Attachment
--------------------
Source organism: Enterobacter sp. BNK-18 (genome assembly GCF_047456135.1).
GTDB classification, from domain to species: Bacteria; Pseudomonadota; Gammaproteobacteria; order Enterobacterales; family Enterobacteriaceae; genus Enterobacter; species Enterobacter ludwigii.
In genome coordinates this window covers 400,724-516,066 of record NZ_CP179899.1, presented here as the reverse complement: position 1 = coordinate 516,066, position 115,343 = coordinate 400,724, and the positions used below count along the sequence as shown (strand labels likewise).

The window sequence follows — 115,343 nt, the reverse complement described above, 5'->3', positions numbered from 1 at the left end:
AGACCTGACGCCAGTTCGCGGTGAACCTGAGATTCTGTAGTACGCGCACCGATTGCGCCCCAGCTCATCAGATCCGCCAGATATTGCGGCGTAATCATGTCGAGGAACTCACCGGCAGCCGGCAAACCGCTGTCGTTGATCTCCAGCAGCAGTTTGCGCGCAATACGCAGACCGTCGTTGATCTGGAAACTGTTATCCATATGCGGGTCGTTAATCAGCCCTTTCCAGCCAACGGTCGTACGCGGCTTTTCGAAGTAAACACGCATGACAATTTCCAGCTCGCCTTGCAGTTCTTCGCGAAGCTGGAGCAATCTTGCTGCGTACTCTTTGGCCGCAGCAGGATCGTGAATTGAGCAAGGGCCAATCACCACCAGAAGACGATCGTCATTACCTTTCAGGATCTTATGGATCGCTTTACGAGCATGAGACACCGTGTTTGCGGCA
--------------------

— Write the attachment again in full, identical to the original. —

Source organism: Enterobacter sp. BNK-18 (genome assembly GCF_047456135.1).
GTDB classification, from domain to species: Bacteria; Pseudomonadota; Gammaproteobacteria; order Enterobacterales; family Enterobacteriaceae; genus Enterobacter; species Enterobacter ludwigii.
In genome coordinates this window covers 400,724-516,066 of record NZ_CP179899.1, presented here as the reverse complement: position 1 = coordinate 516,066, position 115,343 = coordinate 400,724, and the positions used below count along the sequence as shown (strand labels likewise).

The window sequence follows — 115,343 nt, the reverse complement described above, 5'->3', positions numbered from 1 at the left end:
AGACCTGACGCCAGTTCGCGGTGAACCTGAGATTCTGTAGTACGCGCACCGATTGCGCCCCAGCTCATCAGATCCGCCAGATATTGCGGCGTAATCATGTCGAGGAACTCACCGGCAGCCGGCAAACCGCTGTCGTTGATCTCCAGCAGCAGTTTGCGCGCAATACGCAGACCGTCGTTGATCTGGAAACTGTTATCCATATGCGGGTCGTTAATCAGCCCTTTCCAGCCAACGGTCGTACGCGGCTTTTCGAAGTAAACACGCATGACAATTTCCAGCTCGCCTTGCAGTTCTTCGCGAAGCTGGAGCAATCTTGCTGCGTACTCTTTGGCCGCAGCAGGATCGTGAATTGAGCAAGGGCCAATCACCACCAGAAGACGATCGTCATTACCTTTCAGGATCTTATGGATCGCTTTACGAGCATGAGACACCGTGTTTGCGGCA